As an American-Israeli Jew engaged in raising her children to have a knowledgeable and loving relationship with their faith and heritage, as well as a healthy (and, indeed, faith-based) respect for the imperatives of democracy and human rights, there’s something genuinely heartbreaking in some of the responses bubbling up to Peter Beinart’s book Crisis of Zionism*.
I don’t mean the responses about which JJ Goldberg recently wrote
One positive thing you can say about Peter Beinart’s critics is that none of them has smacked him in the face with a rifle butt. Not yet, anyway.
I mean the responses in which liberal American Jews admit, in the wake of the Beinart’s writing, that they have chosen not to think very much about Israel, rather than face the venom (aka: almost-a-rifle-butt) that awaits any who dare stray from institutional Jewry’s conventional wisdom.
The first such response I saw was in late March. Dana Goldstein, at The Nation, opened her piece like this:
I write about Israel-Palestine issues only occasionally, because the onslaught of emails and comments calling me a self-hating Jew can be emotionally overwhelming. It’s also difficult to weather the respectful but strident disagreement from some friends and members of my family, who consider me insufficiently pro-Israel because I support the international community moving with deliberate speed to pressure the Netanyahu administration to end the occupation and create a viable Palestinian state.
A few weeks later, another American Jewish writer, economist Paul Krugman, wrote at The New York Times:
The truth is that like many liberal American Jews — and most American Jews are still liberal — I basically avoid thinking about where Israel is going. It seems obvious from here that the narrow-minded policies of the current government are basically a gradual, long-run form of national suicide — and that’s bad for Jews everywhere, not to mention the world. But I have other battles to fight, and to say anything to that effect is to bring yourself under intense attack from organized groups that try to make any criticism of Israeli policies tantamount to anti-Semitism.
But it’s only right to say something on behalf of Beinart, who has predictably run into that buzzsaw.
Then this past Tuesday, political author and Rolling Stone columnist Rick Perlstein wrote
Peter Beinart’s recollections, in his powerful new book The Crisis of Zionism, seem[ed] very familiar – which felt uncanny, because I thought I had been alone.
Perlstein describes the ways in which the Jewish community of his youth used the Holocaust to build identity, ignored the realities of his generation as it came of age, and reduced God to little more than a cheerleader for Israel’s military.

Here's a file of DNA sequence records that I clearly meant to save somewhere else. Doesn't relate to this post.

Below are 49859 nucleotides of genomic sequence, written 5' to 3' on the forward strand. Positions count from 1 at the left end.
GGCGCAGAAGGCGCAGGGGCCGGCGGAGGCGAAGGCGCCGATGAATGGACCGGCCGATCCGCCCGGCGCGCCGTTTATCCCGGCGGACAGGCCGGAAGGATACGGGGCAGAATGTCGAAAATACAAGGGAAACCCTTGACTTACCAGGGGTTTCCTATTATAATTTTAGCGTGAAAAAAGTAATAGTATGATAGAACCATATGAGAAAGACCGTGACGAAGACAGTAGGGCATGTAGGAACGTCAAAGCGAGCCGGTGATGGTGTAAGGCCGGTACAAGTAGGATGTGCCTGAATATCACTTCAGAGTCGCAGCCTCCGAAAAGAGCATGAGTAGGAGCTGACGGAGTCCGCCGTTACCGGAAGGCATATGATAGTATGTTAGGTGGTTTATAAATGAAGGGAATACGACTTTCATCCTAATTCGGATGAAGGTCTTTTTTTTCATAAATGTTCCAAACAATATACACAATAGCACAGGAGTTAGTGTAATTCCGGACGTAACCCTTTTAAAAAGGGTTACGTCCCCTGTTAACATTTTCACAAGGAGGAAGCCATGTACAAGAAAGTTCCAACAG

This was the moral education that I found so dissatisfying in my youth… a disingenous muddle of a irrationalism, intellectual double standards, and whiny special pleading. I learned that because Israel was a “democracy,” with Arab citizens and political parties, discrimination against those Arabs was not a problem – but also that it was appropriate for the Israeli Defense Forces to harass Arabs at random because, I remember hearing, “they don’t wear signs around their neck saying ‘good Arab’ and ‘bad Arab.'” I was solemnly informed that groups like Amnesty International and Human Rights Watch were biased against Israel and that the State Department was full of anti-Semites…. I got the message, loud and clear, that those of us living lives of bland comfort far from enemy-circled Israel had no right, no standing to criticize the Jewish state; and to just shut up and send the check to Jewish organizations….
All of which led for Perlstein, as an adult, to this:
As for Israel, I don’t think of it much. Even in a career as a political writer given to disputation, the sheer viciousness… faced by those who criticize not merely Israel, but certain specific de rigeur formulations about Israel, turned me off the entire subject.
One response to all this was an open letter from J Street’s Jeremy Ben-Ami asking Krugman to “reconsider [his] opinion.”
I invite you to not let a vocal minority silence your voice. You are a Nobel prize-winning economist and leading American thinker whose contribution to the marketplace of ideas on so many issues is such an asset to this country’s democracy. I invite you not to let their smears cause you to sit this one out.
I agree with Ben-Ami — and not just because I’m a J Street supporter, but because asking folks to be open and honest about what Israel is doing and where it’s all leading has become my life’s organizing motif. I’ve spent more than a decade now calling for greater, deeper engagement (and not incidentally, dodging my fair share of the viciousness).
Yet for all that, I can understand why American Jews often don’t engage. It’s awful, and it’s painful, and life comes with troubles enough, unbidden. Why walk into a buzzsaw that not only cuts deep but serves to alienate you from your own?
But I do hope that those currently lined up to Beinart-bash, as if he were some sort of kosher piñata, might take a moment to read the responses of folks like Goldstein, Krugman, and Perlstein (all people who, it should be noted, don’t generally shy away from taking controversial stands as a rule). A not-insignificant section of the American Jewish community is beginning to inch aside the mehitza the gate keepers set up years ago, and what we’re seeing behind it throws into question all their old assumptions of how best to protect the Jewish people.
And it’s heartbreaking.